Leader Blues

Monday, July 09, 2007

EDITORIALS>>Huckabee does NEA

The good but politically unfortunate thing about Mike Huckabee’s campaign for president is that he does not have a Karl Rove to keep the campaign on a single message. Most days Huckabee is an extreme right-winger, bragging about slashing taxes and government spending and promising to defend to the death all the social causes of religious conservatives, which makes him a stranger to Arkansas voters but is supposed to appeal to the celebrated but vanishing Republican base.

But on other days he is the sensible defender of pragmatic government, which is how Arkansans came to know him in a dozen years of public officeholding. Thursday was one of those days. Huckabee was the lone Republican candidate for president of the five invited to address the National Education Association, the teachers’ professional association and sometimes union.

One news account said he was the first Republican candidate for president in history to address the NEA, which sounds implausible. Every Democratic candidate accepted the invitation and Huckabee followed Sen. Barack Obama to the lectern. While an NEA official warned the delegates in advance of Huckabee’s appearance that it was not good form to boo or hiss, it was recorded that the crowd actually gave Huckabee four standing ovations.

While we do not have a transcript of the governor’s speech, the NEA press release and the news accounts made no mention of his usual campaign mantra — that he would never raise taxes and that he had slashed taxes “94 times” as Arkansas governor, a record that was kept secret from Arkansas taxpayers. He could not very well say it in that forum because there were 60 delegates — the Arkansas contingent — and probably many more who knew that Huckabee had raised taxes repeatedly as governor, the largest share of them to improve the public schools and higher education. No governor in Arkansas history raised taxes so much and so often or raised government spending and debt to such heights.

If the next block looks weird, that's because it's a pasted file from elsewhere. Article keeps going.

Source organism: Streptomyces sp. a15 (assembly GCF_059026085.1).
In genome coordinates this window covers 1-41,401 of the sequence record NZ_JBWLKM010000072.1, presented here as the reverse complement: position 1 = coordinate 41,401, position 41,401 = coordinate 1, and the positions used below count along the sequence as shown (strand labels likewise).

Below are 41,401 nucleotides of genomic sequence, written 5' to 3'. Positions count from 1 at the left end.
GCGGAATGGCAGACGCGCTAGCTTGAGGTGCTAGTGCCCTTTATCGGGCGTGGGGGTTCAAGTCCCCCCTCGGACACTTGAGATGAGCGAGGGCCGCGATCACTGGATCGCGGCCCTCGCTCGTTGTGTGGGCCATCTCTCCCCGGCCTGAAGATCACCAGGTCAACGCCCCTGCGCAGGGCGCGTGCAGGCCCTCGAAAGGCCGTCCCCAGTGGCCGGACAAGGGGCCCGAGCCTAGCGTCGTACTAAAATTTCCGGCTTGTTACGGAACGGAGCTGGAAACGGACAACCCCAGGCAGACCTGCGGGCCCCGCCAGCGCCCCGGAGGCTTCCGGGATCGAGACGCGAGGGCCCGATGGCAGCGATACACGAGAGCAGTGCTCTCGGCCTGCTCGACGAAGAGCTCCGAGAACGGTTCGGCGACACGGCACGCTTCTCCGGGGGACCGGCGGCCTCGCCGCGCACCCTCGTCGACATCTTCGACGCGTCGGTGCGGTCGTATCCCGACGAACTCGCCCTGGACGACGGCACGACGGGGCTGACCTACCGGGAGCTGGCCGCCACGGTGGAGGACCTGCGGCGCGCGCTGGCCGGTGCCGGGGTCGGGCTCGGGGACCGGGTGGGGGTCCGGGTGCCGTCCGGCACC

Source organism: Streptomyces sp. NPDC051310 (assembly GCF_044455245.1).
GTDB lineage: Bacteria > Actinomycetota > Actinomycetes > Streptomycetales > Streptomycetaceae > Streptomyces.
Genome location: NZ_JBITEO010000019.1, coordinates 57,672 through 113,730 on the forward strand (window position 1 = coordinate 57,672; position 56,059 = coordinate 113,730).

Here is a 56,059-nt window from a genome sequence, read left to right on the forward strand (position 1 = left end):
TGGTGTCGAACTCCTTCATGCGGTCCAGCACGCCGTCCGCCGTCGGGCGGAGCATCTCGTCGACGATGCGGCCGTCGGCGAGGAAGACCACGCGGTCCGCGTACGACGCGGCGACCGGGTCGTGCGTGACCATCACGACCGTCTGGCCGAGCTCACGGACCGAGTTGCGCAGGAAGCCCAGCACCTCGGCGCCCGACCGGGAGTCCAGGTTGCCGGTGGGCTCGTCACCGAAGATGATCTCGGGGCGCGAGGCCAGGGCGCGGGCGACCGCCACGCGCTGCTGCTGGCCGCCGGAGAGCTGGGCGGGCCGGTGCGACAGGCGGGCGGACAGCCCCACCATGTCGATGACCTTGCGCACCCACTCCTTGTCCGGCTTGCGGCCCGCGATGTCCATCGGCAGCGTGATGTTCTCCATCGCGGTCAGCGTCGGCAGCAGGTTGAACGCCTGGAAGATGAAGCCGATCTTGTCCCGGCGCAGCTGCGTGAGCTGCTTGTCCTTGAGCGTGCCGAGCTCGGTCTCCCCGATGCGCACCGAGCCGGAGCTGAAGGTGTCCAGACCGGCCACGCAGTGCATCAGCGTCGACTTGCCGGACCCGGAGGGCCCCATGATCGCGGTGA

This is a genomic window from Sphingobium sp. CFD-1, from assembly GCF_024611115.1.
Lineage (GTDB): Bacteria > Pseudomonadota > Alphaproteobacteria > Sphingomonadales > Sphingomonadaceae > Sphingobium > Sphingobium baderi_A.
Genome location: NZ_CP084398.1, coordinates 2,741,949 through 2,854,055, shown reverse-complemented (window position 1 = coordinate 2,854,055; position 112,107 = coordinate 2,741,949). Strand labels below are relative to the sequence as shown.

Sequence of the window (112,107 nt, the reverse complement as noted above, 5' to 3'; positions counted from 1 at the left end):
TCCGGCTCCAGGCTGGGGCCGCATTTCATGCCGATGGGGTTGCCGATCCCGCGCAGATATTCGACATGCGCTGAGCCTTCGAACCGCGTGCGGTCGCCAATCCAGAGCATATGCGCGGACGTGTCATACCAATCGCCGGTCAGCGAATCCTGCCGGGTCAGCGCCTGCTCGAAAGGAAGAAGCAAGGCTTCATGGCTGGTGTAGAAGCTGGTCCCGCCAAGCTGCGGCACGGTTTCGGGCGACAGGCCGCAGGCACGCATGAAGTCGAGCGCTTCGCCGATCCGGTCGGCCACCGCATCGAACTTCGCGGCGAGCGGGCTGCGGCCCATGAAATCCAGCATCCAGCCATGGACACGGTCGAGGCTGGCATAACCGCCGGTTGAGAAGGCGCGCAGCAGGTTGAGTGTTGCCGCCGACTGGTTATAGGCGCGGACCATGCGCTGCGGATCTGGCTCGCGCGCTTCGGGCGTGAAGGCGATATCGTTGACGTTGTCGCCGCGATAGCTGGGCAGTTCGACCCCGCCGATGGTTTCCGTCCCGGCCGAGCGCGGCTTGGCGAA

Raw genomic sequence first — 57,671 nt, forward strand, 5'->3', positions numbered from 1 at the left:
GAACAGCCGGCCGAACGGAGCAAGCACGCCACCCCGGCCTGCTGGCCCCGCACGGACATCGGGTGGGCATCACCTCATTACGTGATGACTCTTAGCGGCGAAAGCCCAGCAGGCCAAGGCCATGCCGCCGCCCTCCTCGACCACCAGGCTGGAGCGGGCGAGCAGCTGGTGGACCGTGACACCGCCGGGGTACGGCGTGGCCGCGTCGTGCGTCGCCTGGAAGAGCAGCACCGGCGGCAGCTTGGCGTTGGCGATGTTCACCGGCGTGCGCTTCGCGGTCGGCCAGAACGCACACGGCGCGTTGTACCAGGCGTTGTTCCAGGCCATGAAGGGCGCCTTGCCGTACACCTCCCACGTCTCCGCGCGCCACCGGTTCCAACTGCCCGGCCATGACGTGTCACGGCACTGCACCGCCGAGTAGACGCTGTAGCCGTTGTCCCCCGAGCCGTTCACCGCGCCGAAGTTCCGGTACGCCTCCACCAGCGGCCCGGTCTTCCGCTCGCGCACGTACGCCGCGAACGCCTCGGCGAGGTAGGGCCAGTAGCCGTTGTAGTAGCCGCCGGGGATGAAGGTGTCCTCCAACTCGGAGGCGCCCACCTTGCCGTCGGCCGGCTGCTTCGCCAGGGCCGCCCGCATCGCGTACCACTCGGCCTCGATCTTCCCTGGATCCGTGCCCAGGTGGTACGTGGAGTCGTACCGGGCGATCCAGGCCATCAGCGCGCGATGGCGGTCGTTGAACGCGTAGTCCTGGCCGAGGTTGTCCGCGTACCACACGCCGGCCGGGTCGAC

Huckabee noted that the other Republican candidates for president all dwelled on national-security issues but that there were other threats to the nation’s security besides terrorism. Poor education was first among them. Every now and again Huckabee cannot subdue the impulse to talk about such things — compassion for immigrants, the case for religious people and for government to tend to children’s needs after they are born, the need for government not to turn a haughty back to the manifest suffering of people.

The speech was a calculated gamble for Huckabee, whose bon mots in the debates seem to have elevated him a little above the rest of the second-tier candidates. Conservative Web sites like that of the Club for Growth said it proved that Huckabee was no real conservative.

On the other hand, lots of teachers — a third of NEA members — are Republicans, and when your poll numbers never exceed 2 percent you take support anywhere you can find it. If it is true, as the other Republican candidates apparently calculated, that you cannot hope to win Republican primary votes in the year of our Lord 2007 if you talk to a union or a congregation of teachers, the nomination may not be worth having. But we think they do miscalculate, and Huckabee would do better to run honestly on his record and not on a fable.